Apple has credited an anonymous researcher(s) with identifying a pair of vulnerabilities which allow hackers to take complete control their devices, and some reports say many hackers are already using these vulnerabilities to attack users. One vulnerability affects the deepest layer of the operating system, known as the kernel, which all Apple devices have in common. The other vulnerability affects the technology behind the Safari web browser, WebKit.
Apple's explanation of this vulnerability means a hackers could gain full access to a user's device and execute code as if they are the user. Until Wednesday, the vulnerabilities were classified as "zero-day" bugs, because patches have only been available for zero days. Hackers are particularly abusing these bugs to target users who are in the public eye.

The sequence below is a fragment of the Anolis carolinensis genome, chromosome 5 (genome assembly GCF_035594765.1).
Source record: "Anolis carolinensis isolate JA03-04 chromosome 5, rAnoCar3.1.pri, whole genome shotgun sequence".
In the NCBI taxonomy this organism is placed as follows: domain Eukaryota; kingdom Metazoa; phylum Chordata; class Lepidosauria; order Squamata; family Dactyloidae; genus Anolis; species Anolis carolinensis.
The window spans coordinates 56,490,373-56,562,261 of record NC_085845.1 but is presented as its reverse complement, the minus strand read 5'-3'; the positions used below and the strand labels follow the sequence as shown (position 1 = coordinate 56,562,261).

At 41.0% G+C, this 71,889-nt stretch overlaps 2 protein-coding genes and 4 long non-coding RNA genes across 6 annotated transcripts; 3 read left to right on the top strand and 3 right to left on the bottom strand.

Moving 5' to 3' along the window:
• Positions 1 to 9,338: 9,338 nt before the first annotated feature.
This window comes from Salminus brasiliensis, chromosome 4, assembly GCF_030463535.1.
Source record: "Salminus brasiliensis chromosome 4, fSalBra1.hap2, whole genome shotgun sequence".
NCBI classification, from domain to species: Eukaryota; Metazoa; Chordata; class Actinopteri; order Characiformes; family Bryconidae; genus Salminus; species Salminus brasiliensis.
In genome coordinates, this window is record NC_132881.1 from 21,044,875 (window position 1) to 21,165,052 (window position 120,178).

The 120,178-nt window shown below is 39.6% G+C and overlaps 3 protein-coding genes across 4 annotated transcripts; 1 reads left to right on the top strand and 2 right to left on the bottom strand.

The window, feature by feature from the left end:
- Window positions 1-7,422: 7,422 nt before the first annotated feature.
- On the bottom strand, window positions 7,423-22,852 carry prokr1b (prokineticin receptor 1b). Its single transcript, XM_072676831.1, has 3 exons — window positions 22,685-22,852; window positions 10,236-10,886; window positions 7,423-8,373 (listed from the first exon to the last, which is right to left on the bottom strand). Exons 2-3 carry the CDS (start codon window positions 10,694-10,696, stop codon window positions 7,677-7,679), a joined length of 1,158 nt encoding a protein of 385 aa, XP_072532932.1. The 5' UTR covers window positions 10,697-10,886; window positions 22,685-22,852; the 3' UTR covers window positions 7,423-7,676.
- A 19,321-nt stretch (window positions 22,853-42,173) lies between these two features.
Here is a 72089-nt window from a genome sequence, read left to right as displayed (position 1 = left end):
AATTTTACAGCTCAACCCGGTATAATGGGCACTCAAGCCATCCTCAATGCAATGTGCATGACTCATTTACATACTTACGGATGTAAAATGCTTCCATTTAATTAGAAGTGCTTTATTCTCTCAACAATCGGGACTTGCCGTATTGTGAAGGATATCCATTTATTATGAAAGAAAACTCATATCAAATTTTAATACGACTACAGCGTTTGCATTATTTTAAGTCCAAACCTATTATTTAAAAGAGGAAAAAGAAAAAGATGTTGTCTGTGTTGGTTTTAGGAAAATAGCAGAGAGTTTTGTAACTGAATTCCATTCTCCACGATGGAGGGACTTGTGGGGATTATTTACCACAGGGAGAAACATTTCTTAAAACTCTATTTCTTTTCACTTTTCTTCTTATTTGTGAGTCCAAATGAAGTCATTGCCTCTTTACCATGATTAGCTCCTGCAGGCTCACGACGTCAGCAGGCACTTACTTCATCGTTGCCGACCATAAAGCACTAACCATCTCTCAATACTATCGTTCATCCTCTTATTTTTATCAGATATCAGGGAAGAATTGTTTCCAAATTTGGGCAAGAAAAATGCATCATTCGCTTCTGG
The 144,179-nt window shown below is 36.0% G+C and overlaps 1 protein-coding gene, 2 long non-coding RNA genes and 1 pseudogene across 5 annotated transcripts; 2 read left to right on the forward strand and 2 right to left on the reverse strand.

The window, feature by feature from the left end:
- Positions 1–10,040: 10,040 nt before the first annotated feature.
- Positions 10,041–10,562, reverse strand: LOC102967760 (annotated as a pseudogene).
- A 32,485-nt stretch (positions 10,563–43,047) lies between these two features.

In order to fix the two separate zero-day vulnerabilities, Apple has released a set of patches with security updates for both iOS and macOS devices. The release of iOS 15.4.1 and macOS Monterey 12.3.1 on Thursday also fixed bugs in its operating system. These other bugs that were patched fixed an issue which drained the battery of iPhones and iPads quicker than expected, and fixed Bluetooth connectivity with Mac.